Stop the Hunting of Wildlife in India

by Wildlife Trust of India
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Stop the Hunting of Wildlife in India
Stop the Hunting of Wildlife in India
Stop the Hunting of Wildlife in India
Stop the Hunting of Wildlife in India
Stop the Hunting of Wildlife in India
Jul 19, 2021

Mitigating Human-Otter conflict in Bhubaneshwar.

Dear donor,

Hope you have been keeping well.

With this email, we are sharing with you the updates for our project titled “Stop the hunting of wildlife in India”. Thank you so much for your generous donation to the project.

Smooth-coated otters are subjected to pesticide contamination, illegal domestication, retaliatory killings and snare traps due to conflicts with humans, especially along the Nuanai River. A Rapid Action Project by WTI was sanctioned to Earth crusaders organisation to conduct surveys as well as awareness programmes to sensitize people on how to treat this aquatic species.

Apart from the several surveys conducted by our team through questionnaires and camera trapping, the team depended upon the information being provided by the locals to trace otters and identify several threats towards them. They were able to locate conflict-prone areas to assess threats with the support received from the locals. Rapport building with the fishermen community helped the team in human-Otter conflict mitigation segment under which five affected fishermen were compensated with new fishing nets. Activities like awareness campaigns in the community centres and wall painting (2 paintings) were possible due to their cooperation. Along with the Forest Department the team conducted anti-snare walks in the field sites and 6 snares were seized. The team conducted sensitization campaigns (1 for the Forest department, 2 for the community, and 18 institutional sensitisation) for a total of sixty people in schools, colleges and community centres. Issues such as retaliatory killing, snaring, pollution and myths about the species were being addressed during these campaigns.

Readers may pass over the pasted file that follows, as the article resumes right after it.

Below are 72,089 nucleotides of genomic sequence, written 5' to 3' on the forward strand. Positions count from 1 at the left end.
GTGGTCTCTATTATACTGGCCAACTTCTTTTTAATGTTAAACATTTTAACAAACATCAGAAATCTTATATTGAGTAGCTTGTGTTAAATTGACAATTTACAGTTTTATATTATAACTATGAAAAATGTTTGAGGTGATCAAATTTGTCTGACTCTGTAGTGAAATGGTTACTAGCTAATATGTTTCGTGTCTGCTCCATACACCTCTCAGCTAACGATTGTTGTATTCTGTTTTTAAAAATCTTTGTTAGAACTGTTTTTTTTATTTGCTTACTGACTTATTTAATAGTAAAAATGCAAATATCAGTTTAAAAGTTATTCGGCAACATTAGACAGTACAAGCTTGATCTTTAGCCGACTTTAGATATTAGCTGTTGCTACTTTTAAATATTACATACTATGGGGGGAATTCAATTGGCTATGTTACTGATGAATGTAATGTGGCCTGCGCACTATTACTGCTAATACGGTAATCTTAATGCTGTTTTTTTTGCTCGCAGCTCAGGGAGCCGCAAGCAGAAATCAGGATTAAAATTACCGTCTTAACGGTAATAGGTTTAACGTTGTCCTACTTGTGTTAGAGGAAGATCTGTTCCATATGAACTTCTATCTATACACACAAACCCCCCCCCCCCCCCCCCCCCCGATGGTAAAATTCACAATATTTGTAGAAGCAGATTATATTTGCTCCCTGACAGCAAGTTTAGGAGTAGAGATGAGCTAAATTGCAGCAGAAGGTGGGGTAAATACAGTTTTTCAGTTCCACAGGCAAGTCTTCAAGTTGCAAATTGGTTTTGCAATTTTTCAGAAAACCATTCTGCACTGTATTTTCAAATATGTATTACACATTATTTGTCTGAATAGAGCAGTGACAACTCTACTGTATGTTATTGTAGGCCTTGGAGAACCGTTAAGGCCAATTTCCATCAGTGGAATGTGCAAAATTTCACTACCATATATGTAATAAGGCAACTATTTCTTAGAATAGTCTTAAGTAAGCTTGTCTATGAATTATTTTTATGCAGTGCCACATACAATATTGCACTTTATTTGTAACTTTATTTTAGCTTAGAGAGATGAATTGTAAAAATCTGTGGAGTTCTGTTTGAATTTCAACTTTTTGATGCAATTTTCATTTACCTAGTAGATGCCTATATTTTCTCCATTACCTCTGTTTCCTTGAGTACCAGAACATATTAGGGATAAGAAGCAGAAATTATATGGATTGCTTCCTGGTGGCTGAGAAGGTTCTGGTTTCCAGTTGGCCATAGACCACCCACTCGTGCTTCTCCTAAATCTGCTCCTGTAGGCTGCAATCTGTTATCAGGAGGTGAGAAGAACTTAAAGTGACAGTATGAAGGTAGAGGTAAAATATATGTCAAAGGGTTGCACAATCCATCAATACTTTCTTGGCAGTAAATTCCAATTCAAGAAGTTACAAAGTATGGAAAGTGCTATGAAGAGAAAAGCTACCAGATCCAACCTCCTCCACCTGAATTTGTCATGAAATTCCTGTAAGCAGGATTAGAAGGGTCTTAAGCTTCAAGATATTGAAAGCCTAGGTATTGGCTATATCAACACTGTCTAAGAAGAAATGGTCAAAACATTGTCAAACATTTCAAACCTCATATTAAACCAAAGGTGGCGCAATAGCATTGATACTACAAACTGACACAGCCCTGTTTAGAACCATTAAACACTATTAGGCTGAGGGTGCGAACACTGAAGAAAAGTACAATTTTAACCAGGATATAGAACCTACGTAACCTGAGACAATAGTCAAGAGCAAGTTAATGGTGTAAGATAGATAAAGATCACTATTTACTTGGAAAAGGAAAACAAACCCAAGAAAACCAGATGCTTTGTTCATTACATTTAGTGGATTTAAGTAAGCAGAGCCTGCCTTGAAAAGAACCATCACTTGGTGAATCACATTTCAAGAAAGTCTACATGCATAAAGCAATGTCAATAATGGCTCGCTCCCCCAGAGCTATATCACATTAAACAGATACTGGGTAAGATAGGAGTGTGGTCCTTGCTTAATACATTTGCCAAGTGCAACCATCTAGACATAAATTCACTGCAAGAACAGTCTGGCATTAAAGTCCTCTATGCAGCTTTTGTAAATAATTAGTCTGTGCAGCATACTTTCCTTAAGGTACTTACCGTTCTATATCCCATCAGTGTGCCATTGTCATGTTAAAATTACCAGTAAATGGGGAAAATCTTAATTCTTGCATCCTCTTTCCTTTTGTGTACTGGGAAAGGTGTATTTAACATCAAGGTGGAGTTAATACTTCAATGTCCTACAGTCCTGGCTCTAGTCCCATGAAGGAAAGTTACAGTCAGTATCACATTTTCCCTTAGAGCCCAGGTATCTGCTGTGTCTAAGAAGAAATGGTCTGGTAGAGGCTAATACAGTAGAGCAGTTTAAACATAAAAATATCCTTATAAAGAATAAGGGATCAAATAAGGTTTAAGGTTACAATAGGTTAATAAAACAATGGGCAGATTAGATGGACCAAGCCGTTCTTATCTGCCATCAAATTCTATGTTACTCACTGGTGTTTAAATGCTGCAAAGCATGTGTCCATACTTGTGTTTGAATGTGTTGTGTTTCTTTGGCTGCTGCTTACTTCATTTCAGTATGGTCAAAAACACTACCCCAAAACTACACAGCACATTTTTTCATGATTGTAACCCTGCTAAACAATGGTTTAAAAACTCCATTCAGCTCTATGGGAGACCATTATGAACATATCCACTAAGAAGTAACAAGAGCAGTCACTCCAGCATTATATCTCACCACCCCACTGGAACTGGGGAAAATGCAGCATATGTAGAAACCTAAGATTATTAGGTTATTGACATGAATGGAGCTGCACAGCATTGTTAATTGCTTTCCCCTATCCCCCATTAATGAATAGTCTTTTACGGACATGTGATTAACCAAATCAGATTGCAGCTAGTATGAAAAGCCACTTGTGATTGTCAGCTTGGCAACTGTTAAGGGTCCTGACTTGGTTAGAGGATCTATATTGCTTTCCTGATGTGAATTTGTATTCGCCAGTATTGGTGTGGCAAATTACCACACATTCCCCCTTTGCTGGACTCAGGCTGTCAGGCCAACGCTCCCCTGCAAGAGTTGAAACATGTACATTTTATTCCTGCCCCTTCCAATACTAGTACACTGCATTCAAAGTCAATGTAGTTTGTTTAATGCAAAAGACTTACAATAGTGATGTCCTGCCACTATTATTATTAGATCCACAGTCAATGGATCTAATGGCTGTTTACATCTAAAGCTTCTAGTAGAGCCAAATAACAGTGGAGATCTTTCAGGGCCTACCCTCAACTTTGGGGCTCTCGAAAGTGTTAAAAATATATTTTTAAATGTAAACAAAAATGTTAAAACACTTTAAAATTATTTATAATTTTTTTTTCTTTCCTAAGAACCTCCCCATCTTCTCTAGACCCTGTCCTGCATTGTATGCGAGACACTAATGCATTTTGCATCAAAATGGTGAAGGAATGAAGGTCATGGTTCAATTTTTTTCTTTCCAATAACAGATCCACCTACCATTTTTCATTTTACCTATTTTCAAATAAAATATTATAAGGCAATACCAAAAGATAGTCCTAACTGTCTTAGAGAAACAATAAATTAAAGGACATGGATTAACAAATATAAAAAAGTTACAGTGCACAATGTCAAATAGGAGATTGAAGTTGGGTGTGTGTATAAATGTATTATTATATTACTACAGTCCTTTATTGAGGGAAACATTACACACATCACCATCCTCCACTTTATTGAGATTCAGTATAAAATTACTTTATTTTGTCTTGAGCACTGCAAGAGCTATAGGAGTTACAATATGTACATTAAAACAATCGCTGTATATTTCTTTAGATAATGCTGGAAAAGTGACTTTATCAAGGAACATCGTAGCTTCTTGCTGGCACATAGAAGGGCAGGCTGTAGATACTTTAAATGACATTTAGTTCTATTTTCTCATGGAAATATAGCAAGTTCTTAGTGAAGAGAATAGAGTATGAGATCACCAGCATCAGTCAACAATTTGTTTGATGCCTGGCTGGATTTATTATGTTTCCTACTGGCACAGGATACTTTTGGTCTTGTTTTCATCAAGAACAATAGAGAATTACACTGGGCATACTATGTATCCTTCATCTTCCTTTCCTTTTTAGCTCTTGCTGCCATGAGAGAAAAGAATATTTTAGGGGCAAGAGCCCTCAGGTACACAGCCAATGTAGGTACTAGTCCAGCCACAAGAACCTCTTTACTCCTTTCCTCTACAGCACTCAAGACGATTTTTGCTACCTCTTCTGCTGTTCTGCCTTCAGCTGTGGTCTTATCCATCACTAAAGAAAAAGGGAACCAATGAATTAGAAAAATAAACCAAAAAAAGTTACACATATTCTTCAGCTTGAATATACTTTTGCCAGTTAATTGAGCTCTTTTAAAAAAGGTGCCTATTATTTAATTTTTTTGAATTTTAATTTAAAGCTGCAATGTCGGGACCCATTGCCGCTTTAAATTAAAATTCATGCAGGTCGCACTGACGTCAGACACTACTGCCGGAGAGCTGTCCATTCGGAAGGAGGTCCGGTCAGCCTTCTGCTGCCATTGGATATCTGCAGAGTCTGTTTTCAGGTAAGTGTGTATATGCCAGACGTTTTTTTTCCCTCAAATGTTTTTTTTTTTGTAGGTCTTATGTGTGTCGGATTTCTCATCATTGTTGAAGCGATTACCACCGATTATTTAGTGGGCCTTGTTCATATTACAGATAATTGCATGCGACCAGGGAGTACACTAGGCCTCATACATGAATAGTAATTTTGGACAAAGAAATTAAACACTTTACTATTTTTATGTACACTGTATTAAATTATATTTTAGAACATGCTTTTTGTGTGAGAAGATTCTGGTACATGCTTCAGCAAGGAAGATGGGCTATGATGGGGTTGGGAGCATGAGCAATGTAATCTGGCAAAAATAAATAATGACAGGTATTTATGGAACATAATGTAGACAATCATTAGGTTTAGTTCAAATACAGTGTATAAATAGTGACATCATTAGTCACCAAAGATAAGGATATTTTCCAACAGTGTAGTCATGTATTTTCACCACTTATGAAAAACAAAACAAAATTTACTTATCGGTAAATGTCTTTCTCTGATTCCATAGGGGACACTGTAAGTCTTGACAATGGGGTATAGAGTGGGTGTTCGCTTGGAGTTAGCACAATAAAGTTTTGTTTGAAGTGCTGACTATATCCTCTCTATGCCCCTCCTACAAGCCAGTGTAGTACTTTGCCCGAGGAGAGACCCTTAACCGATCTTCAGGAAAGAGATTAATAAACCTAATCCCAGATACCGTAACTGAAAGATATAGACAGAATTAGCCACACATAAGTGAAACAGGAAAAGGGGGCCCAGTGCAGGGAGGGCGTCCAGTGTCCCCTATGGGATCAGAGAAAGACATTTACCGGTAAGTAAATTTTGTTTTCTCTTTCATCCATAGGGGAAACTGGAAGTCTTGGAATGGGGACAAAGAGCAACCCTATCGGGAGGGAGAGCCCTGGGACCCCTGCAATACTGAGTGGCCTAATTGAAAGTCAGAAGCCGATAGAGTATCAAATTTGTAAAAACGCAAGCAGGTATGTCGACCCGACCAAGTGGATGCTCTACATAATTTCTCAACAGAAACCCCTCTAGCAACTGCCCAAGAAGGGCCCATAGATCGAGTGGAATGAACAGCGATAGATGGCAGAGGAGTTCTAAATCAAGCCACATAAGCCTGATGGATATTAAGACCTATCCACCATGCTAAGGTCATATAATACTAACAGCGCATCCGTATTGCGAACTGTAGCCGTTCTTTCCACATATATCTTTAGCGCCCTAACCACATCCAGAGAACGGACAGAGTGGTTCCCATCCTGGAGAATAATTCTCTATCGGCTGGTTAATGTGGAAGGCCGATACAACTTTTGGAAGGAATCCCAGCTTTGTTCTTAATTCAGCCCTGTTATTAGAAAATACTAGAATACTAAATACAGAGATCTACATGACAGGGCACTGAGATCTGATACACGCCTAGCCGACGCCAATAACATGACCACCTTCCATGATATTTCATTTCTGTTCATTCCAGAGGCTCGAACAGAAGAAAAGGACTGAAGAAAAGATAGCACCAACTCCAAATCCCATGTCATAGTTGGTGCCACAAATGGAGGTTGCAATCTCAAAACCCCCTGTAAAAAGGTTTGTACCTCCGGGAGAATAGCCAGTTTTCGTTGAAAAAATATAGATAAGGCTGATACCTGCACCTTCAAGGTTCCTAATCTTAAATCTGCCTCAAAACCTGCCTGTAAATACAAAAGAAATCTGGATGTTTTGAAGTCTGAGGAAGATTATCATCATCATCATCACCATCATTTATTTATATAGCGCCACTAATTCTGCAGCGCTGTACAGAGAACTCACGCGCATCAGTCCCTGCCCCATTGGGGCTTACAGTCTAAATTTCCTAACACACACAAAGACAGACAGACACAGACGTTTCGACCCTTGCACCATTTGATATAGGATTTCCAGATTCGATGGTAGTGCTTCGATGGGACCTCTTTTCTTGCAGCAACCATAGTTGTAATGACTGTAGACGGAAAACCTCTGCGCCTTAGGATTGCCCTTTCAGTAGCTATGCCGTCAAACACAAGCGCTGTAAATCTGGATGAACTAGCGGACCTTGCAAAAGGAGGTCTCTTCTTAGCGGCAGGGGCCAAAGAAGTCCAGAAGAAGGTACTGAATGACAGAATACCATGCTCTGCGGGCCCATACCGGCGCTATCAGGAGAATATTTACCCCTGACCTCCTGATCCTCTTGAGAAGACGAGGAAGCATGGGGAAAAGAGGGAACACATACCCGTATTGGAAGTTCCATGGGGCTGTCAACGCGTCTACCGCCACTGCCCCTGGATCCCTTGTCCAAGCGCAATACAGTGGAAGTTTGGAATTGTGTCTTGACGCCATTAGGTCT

To investigate the poisoning of otters in retaliation observed in a particular site, the team managed to test water samples and confirmed pesticide contamination. Sensitization programmes involved spreading the word of the harmful effects of pesticides and the Forest Department was notified of this threat.

This project was the need of the hour as major habitat destruction had taken place because of the severe cyclonic storm FANI resulting on a rise of Otter-human conflicts. This RAP has thus created a baseline for long term interventions in the landscape.

That’s all for the update under the project. We’ll get back to you with more updates soon. Till then, take care.

Warm regards,

Team WTI

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Organization Information

Wildlife Trust of India

Location: Noida, Uttar Pradesh - India
Website:
Project Leader:
Samruddhi Kothari
Assistant Manager
Noida, Uttar Pradesh India
$4,368 raised of $8,000 goal
 
58 donations
$3,632 to go
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